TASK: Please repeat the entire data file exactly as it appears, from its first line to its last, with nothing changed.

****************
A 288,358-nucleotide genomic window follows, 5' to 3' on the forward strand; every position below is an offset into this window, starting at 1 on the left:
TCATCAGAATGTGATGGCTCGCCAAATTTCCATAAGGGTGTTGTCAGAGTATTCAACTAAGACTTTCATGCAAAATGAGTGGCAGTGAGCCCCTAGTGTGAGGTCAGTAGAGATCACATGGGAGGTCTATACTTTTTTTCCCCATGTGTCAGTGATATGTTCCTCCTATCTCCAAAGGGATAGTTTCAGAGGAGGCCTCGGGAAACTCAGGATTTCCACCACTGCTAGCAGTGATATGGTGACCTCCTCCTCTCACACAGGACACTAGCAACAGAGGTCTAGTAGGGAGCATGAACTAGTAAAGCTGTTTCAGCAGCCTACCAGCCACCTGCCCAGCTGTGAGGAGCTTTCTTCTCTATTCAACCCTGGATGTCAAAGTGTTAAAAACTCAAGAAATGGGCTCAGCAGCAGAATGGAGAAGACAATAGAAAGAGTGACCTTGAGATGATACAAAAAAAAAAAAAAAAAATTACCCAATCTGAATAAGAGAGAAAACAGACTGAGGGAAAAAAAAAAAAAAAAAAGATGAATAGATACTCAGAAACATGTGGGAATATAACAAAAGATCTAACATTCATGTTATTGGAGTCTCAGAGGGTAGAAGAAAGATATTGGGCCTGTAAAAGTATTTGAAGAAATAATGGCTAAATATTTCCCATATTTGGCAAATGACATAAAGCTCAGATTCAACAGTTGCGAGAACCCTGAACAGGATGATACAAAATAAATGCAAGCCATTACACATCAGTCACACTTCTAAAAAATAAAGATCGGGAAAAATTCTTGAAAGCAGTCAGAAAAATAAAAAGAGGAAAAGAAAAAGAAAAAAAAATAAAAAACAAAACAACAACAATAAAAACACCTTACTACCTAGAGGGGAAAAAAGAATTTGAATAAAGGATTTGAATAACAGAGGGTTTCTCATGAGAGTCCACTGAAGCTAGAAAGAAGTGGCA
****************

A 288,358-nucleotide genomic window follows, 5' to 3' on the forward strand; every position below is an offset into this window, starting at 1 on the left:
TCATCAGAATGTGATGGCTCGCCAAATTTCCATAAGGGTGTTGTCAGAGTATTCAACTAAGACTTTCATGCAAAATGAGTGGCAGTGAGCCCCTAGTGTGAGGTCAGTAGAGATCACATGGGAGGTCTATACTTTTTTTCCCCATGTGTCAGTGATATGTTCCTCCTATCTCCAAAGGGATAGTTTCAGAGGAGGCCTCGGGAAACTCAGGATTTCCACCACTGCTAGCAGTGATATGGTGACCTCCTCCTCTCACACAGGACACTAGCAACAGAGGTCTAGTAGGGAGCATGAACTAGTAAAGCTGTTTCAGCAGCCTACCAGCCACCTGCCCAGCTGTGAGGAGCTTTCTTCTCTATTCAACCCTGGATGTCAAAGTGTTAAAAACTCAAGAAATGGGCTCAGCAGCAGAATGGAGAAGACAATAGAAAGAGTGACCTTGAGATGATACAAAAAAAAAAAAAAAAAATTACCCAATCTGAATAAGAGAGAAAACAGACTGAGGGAAAAAAAAAAAAAAAAAAGATGAATAGATACTCAGAAACATGTGGGAATATAACAAAAGATCTAACATTCATGTTATTGGAGTCTCAGAGGGTAGAAGAAAGATATTGGGCCTGTAAAAGTATTTGAAGAAATAATGGCTAAATATTTCCCATATTTGGCAAATGACATAAAGCTCAGATTCAACAGTTGCGAGAACCCTGAACAGGATGATACAAAATAAATGCAAGCCATTACACATCAGTCACACTTCTAAAAAATAAAGATCGGGAAAAATTCTTGAAAGCAGTCAGAAAAATAAAAAGAGGAAAAGAAAAAGAAAAAAAAATAAAAAACAAAACAACAACAATAAAAACACCTTACTACCTAGAGGGGAAAAAAGAATTTGAATAAAGGATTTGAATAACAGAGGGTTTCTCATGAGAGTCCACTGAAGCTAGAAAGAAGTGGCA